The morning brought a minus 0.2 feet low tide while gentle breezes rustled tall beach grass outside the front window. A dozen large mussels, harvested from barnacle-crusted rocks the night before, nestled in the pocket of my rain jacket. My goal for the day is to catch a stringer of surfperch and maybe a kelp greenling. I’ll cast into rolling surf until wave splash chases me off the rocks, then test my luck over the last two hours of flood tide where a local river meets the sea.
Several species of surfperch or “seaperch” are found along the Oregon Coast, including pile, while, walleye, silver, calico, striped, and redtail. Of this important group of nearshore fishes, the latter two species are more favored by anglers.
Tagging studies show that redtail surfperch, so called because of the reddish blush to their fins, migrate long distances up and down the coast. Schools may enter a protected bay or shoreline trough to feed one day and be gone the next. More than once I have returned to the same location and at the same tidal stage where I caught a stringer full the day before, and been skunked. In other words, have a backup plan if you don’t get a bite in an hour or so.
The more colorful striped surfperch also move in and out with the tide, but tend to be more solitary. I most often catch them in nearshore tidal pools and along shallow rocky outcrops.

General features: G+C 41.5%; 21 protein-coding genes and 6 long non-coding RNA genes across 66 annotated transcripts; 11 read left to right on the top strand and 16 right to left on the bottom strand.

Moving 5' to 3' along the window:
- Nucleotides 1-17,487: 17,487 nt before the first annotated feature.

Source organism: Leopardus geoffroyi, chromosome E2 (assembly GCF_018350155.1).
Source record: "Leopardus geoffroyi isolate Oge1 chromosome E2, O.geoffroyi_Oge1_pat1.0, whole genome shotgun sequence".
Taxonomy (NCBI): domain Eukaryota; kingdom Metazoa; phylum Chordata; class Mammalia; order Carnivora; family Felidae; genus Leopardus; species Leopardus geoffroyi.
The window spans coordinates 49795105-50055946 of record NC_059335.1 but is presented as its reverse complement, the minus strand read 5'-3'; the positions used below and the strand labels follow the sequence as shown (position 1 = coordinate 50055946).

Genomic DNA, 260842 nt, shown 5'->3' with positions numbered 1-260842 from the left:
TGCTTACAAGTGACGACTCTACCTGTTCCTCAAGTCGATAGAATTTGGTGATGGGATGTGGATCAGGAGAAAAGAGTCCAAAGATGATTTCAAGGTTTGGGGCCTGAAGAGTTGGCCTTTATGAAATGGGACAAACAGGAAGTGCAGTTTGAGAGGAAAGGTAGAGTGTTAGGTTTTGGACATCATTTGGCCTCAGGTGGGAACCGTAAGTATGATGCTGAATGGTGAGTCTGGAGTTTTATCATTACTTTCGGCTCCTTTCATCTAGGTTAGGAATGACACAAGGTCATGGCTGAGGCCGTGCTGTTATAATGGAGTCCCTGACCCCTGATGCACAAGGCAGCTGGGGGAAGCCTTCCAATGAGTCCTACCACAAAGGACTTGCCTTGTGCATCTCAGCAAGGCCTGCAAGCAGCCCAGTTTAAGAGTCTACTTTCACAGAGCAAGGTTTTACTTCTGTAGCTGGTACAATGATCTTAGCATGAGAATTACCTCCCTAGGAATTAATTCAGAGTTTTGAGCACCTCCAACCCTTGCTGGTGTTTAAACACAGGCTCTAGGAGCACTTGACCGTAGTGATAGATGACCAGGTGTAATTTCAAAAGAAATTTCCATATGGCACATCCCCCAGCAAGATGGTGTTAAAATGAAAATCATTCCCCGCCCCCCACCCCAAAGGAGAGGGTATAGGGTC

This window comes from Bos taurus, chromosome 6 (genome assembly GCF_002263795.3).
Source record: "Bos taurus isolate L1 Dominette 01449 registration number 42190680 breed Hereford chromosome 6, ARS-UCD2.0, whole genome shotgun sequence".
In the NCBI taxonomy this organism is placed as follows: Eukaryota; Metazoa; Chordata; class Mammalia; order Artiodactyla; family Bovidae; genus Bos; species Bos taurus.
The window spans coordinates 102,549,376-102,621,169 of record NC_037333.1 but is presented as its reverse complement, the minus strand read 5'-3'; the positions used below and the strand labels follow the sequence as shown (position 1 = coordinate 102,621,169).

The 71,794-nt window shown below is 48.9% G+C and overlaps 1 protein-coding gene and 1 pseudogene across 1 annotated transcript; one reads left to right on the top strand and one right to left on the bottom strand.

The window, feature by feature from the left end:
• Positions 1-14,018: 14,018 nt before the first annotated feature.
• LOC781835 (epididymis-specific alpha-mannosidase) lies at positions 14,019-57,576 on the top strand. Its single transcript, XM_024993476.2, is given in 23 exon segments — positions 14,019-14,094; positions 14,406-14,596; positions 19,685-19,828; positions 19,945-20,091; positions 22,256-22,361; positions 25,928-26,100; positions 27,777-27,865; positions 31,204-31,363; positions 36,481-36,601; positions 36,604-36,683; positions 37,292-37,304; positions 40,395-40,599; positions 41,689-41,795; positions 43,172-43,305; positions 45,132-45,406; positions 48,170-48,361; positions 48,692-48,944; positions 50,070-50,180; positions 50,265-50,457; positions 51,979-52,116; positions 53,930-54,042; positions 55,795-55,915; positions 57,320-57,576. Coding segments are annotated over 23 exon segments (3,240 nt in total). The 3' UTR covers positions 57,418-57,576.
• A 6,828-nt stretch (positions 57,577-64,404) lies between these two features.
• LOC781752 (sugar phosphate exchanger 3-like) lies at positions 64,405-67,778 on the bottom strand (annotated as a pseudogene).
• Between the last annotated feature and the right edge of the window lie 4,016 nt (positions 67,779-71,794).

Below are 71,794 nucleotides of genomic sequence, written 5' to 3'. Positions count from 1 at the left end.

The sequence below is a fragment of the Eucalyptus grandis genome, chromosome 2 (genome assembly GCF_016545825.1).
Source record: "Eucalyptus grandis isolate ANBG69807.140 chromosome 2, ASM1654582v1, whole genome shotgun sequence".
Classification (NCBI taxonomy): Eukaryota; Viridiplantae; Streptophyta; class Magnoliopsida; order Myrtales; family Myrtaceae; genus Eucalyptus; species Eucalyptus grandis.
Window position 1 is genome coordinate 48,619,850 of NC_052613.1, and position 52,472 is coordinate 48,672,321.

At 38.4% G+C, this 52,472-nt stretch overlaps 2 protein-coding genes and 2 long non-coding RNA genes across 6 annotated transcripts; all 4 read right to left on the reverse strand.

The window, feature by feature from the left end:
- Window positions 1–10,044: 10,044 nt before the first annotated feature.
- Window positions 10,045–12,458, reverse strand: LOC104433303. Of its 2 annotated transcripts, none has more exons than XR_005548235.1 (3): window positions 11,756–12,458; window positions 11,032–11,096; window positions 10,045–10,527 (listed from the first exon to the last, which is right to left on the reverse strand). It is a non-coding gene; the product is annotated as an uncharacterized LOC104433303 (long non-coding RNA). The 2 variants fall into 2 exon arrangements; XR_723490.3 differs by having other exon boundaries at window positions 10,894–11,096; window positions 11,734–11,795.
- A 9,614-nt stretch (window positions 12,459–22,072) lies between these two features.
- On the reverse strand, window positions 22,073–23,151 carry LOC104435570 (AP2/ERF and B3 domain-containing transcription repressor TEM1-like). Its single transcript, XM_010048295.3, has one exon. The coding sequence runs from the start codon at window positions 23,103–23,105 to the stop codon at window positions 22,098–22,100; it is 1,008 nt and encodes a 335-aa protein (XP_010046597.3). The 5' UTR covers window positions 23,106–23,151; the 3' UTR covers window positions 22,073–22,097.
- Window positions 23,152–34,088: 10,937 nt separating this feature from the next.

Surfperch have relatively small mouths and attack your bait with a quick “rat tat tat,” followed by a sharp grab. They rarely hook themselves. You must maintain tight line, remain alert, and set the hook like you mean it. Admittedly, doing so is a challenge when strong wind billows your line.
Surfperch are livebearers – what scientists call viviparous – meaning their fertilized eggs develop in a pouch and young are released when fully developed. Both redtail and striped surfperch mature at three years of age when they are approximately 10 inches long. Spawning occurs in late summer. Imagine hooking a giant bluegill in converging current and you have an idea of how sporting a tussle with a three-pound surfperch can be.
Another favorite subtidal fish of mine is the kelp greenling. Kelp greenling have relatively large mouths with powerful jaws. They don’t mess around when it comes to grabbing your bait. Once hooked, they will attempt to swim to the safety of rocks and kelp.
Mature male kelp greenling are dark gray in color with brilliant sky blue spots. Females are dull brown and freckled with reddish brown spots. Males show a high degree of site fidelity and become territorial around spawning time. I have found individuals inhabit the same “hole in the rock” year after year.
The meat of kelp greenling is blue-green in color and firm in texture, much like that of lingcod. The color vanishes when cooked. I’ve pulled greenling up to 4 pounds from a hiding place among rocks and kelp. Their succulent filets are rarely shared.